Tennis-shoe-sole designer Richie (Craig Bierko) and his brain surgeon cousin Evan (Steven Weber) are sitting at adjacent slot machines in an Atlantic City casino, doing what losers at the blackjack table often do, punishing themselves by getting rid of their pocket change.
Richie is down to one quarter and asks Evan for the other two he needs to maximize his bet, and Evan obliges.
"Here, go crazy," he says, turning over the two coins.
A moment later, the whole place is going crazy, as Richie hits a jackpot worth more than $436,000. The question, posed at this early moment in writer-director Larry David's raucous, thin and wildly uneven "Sour Grapes," is how do they split the money?
Fifty-fifty? One-third for Richie, two-thirds for Evan? How about nothing for Evan, except maybe his two quarters back?
It's time to choose sides. The hard feelings and chaos that follow Richie's decision are the sole purpose of a story that could have been comfortably told in a half-hour sitcom.
In fact, it could have been done as an episode of "Seinfeld," which David co-created, and for which he has won two Emmys (and hit the jackpot himself.
Evan, whom Weber plays with a mixture of charm and adolescent pique, might have been written for Jerry Seinfeld himself.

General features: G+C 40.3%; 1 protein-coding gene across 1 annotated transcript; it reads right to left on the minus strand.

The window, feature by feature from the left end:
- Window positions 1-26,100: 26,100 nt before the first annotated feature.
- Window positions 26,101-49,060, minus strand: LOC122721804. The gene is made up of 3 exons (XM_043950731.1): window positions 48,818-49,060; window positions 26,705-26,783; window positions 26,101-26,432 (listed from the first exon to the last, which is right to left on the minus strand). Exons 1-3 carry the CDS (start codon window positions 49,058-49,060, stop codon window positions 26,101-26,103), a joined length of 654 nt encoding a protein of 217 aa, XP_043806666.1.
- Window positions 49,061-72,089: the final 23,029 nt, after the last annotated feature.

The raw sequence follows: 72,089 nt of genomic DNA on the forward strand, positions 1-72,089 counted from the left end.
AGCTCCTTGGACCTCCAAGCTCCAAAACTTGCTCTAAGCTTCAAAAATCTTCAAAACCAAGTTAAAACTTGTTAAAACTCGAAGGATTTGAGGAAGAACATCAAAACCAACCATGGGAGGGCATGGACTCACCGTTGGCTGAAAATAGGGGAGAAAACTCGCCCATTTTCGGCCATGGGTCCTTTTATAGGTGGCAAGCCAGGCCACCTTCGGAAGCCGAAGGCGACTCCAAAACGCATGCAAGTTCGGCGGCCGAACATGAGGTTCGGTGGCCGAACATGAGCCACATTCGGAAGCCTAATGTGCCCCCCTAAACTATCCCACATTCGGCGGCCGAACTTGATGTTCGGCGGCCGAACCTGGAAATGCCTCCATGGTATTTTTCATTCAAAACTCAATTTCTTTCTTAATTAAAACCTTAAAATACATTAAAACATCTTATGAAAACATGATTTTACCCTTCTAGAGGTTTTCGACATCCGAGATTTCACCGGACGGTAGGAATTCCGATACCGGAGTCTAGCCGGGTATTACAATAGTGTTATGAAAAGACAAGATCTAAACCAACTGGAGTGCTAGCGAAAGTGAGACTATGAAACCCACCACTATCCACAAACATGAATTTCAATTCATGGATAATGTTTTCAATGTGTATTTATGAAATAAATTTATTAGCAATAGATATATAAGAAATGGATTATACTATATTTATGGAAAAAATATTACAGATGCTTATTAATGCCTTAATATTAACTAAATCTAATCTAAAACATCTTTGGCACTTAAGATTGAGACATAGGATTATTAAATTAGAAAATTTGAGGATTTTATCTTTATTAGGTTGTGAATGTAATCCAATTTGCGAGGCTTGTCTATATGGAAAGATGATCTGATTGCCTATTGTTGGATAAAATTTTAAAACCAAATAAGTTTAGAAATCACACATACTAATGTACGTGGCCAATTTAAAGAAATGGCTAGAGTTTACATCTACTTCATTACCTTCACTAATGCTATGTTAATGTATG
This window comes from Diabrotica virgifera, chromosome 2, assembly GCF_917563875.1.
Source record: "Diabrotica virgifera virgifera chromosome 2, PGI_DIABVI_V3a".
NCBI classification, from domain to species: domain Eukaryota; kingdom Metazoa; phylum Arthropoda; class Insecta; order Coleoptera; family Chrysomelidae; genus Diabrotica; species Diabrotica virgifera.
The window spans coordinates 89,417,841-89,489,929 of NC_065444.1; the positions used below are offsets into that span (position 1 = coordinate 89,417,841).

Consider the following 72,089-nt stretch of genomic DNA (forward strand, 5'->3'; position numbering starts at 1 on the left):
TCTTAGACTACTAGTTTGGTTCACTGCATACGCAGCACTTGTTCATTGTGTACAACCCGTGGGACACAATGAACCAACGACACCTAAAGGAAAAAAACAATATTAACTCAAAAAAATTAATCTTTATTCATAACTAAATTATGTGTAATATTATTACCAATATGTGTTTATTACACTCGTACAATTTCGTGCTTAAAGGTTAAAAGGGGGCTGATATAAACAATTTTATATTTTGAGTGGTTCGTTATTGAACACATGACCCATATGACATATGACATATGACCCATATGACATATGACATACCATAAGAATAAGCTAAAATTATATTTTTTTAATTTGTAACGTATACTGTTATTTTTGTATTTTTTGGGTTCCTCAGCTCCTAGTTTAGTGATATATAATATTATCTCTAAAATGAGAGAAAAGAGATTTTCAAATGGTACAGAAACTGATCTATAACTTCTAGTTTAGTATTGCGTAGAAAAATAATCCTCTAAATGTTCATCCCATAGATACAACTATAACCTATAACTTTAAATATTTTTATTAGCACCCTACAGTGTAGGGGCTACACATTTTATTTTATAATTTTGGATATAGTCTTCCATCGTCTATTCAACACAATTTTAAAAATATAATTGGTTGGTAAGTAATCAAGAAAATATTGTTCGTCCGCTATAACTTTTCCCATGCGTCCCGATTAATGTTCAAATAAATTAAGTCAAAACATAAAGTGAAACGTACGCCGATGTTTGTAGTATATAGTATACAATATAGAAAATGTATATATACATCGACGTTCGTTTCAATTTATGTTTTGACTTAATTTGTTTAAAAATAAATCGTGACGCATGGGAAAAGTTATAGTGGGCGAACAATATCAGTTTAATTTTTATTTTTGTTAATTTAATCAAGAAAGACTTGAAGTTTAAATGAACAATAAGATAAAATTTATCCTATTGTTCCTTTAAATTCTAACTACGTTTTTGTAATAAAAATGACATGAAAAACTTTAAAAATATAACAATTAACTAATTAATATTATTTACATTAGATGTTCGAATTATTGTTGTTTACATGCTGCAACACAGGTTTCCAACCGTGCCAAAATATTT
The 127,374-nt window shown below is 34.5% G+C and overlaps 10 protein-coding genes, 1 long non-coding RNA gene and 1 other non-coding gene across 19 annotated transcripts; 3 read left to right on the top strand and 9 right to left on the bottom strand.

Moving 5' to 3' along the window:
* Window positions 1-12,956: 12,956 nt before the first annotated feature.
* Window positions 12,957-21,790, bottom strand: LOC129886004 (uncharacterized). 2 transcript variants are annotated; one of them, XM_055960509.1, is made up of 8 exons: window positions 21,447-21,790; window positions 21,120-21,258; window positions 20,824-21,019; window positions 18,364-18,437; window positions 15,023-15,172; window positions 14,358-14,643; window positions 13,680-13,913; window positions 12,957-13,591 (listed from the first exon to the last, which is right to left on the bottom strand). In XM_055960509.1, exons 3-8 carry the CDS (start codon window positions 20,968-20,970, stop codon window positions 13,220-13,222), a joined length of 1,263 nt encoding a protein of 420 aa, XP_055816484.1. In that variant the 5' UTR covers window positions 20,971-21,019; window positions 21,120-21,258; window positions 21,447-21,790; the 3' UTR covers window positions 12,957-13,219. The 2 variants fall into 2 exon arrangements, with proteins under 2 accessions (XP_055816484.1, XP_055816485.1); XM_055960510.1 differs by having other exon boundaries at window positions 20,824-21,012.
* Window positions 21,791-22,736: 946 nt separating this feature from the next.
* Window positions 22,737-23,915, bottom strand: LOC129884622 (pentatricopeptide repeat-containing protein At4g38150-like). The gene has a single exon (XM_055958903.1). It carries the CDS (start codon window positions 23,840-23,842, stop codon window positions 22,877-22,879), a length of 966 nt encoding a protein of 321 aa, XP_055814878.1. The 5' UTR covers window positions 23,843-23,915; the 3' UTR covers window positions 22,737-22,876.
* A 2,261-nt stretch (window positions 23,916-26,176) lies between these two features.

And there are echoes of the other series regulars in Richie, and the two girlfriends.
In any event, "Sour Grapes" is a 90-minute sketch, in which the jackpot feud in Atlantic City sets off a chain of increasingly ridiculous events.
Evan is a successful doctor and doesn't need the money, he just wants his share of the loot on principle and is willing to pay the cost that includes, the breakup of their friendship, the loss of their girlfriends, an attempted mercy killing and a botched testicle operation that turns a heartthrob soap opera star (Matt Keeslar) into a soprano.
Some of this is very funny, but it would probably be a lot funnier with a live audience, made up of people who are on the verge of hysterics even before the show begins.
There's really just a single idea in play, and it's stretched way beyond its playing time.
David's attempts to flesh it out--with desperate subplots about Richie's home-alone sex life; a chubby, middle-aged patient trying to hit on Evan's young receptionist; and a few downtown vagrants who become beneficiaries of the fallout--merely amplify the shallowness of the script.
David's direction is weak, too. He gets a solid performance from Weber, but he allows, or at least encourages, antics from newcomer Bierko that make Richie far more irritating than he's intended to be.
It's like being stuck in a room with Kramer through one of his manic cycles.
Still, "Seinfeld" fans facing withdrawal over the end of the series may find sweetness in "Sour Grapes."
With lines like the one from Richie when his girlfriend dumps him--"I've seen you naked, that was my only goal!"--it's clear that we're seeing the beginning of the "Seinfeld" spawn.
* MPAA rating: R for language and sex-related humor. Times guidelines: one comic lovemaking scene with brief nudity.
Steven Weber: Evan
Craig Bierko: Richie
Karren Sillas: Joan
Robyn Peterman: Roberta
Matt Keeslar: Danny
A Castle Rock Pictures production, released by Sony Pictures Entertainment. Screenplay, director Larry David. Producer Laurie Lennard. Cinematography Victor Hammer. Production designer Charles Rosen. Editor Priscilla Nedd-Friendly. Costumes Debra McGuire. Art director Chas. Butcher. Running time: 1 hour, 32 minutes.
* In general release throughout Southern California.